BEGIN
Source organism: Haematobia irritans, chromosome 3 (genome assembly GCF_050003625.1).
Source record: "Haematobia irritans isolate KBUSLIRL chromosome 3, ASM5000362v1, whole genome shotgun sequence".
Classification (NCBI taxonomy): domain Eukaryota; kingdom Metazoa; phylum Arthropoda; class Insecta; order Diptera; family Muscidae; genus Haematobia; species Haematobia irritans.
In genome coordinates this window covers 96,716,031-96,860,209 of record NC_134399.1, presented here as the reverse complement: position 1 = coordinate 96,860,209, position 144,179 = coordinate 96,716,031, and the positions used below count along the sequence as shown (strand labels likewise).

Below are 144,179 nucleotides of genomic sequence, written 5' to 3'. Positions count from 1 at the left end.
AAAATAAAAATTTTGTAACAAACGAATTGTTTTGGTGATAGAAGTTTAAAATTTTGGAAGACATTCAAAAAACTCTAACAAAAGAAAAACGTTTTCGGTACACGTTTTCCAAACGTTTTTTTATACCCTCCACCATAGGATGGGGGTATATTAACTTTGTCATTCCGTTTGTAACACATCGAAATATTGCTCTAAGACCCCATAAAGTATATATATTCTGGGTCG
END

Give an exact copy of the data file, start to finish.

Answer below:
Source organism: Haematobia irritans, chromosome 3 (genome assembly GCF_050003625.1).
Source record: "Haematobia irritans isolate KBUSLIRL chromosome 3, ASM5000362v1, whole genome shotgun sequence".
Classification (NCBI taxonomy): domain Eukaryota; kingdom Metazoa; phylum Arthropoda; class Insecta; order Diptera; family Muscidae; genus Haematobia; species Haematobia irritans.
In genome coordinates this window covers 96,716,031-96,860,209 of record NC_134399.1, presented here as the reverse complement: position 1 = coordinate 96,860,209, position 144,179 = coordinate 96,716,031, and the positions used below count along the sequence as shown (strand labels likewise).

Below are 144,179 nucleotides of genomic sequence, written 5' to 3'. Positions count from 1 at the left end.
AAAATAAAAATTTTGTAACAAACGAATTGTTTTGGTGATAGAAGTTTAAAATTTTGGAAGACATTCAAAAAACTCTAACAAAAGAAAAACGTTTTCGGTACACGTTTTCCAAACGTTTTTTTATACCCTCCACCATAGGATGGGGGTATATTAACTTTGTCATTCCGTTTGTAACACATCGAAATATTGCTCTAAGACCCCATAAAGTATATATATTCTGGGTCG